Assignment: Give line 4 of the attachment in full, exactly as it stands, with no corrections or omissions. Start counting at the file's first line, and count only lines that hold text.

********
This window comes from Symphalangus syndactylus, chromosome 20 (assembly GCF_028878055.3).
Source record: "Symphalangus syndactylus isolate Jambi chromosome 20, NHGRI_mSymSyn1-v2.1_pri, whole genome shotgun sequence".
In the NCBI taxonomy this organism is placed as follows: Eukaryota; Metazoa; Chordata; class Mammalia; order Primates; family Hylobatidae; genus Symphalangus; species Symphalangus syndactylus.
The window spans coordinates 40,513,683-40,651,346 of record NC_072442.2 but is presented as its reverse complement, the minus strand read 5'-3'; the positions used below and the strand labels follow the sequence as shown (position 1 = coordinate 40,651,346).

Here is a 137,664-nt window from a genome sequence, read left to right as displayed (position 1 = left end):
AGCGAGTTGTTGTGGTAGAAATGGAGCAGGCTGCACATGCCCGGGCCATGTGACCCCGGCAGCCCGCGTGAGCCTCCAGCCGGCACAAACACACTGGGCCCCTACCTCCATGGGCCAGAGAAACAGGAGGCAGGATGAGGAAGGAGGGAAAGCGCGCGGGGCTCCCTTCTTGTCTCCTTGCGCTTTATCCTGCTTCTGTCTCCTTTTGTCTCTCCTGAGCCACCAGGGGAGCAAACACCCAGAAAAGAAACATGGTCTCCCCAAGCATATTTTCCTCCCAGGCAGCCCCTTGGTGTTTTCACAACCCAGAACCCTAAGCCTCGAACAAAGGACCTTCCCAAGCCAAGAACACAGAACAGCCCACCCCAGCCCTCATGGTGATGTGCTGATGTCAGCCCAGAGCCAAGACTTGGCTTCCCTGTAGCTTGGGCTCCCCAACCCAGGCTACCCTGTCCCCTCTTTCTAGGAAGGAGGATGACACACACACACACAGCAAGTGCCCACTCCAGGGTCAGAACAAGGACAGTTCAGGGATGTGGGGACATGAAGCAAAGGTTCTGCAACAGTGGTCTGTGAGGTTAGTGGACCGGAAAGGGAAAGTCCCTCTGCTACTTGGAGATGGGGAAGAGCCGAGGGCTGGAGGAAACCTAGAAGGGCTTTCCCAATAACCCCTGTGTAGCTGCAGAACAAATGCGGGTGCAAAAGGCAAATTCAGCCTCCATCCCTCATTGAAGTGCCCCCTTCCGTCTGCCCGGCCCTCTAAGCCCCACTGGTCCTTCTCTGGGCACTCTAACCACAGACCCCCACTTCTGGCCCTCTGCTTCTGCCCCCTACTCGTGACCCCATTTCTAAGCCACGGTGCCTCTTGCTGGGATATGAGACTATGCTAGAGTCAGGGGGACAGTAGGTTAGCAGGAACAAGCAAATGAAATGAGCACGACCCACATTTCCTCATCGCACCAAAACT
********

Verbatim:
The window spans coordinates 40,513,683-40,651,346 of record NC_072442.2 but is presented as its reverse complement, the minus strand read 5'-3'; the positions used below and the strand labels follow the sequence as shown (position 1 = coordinate 40,651,346).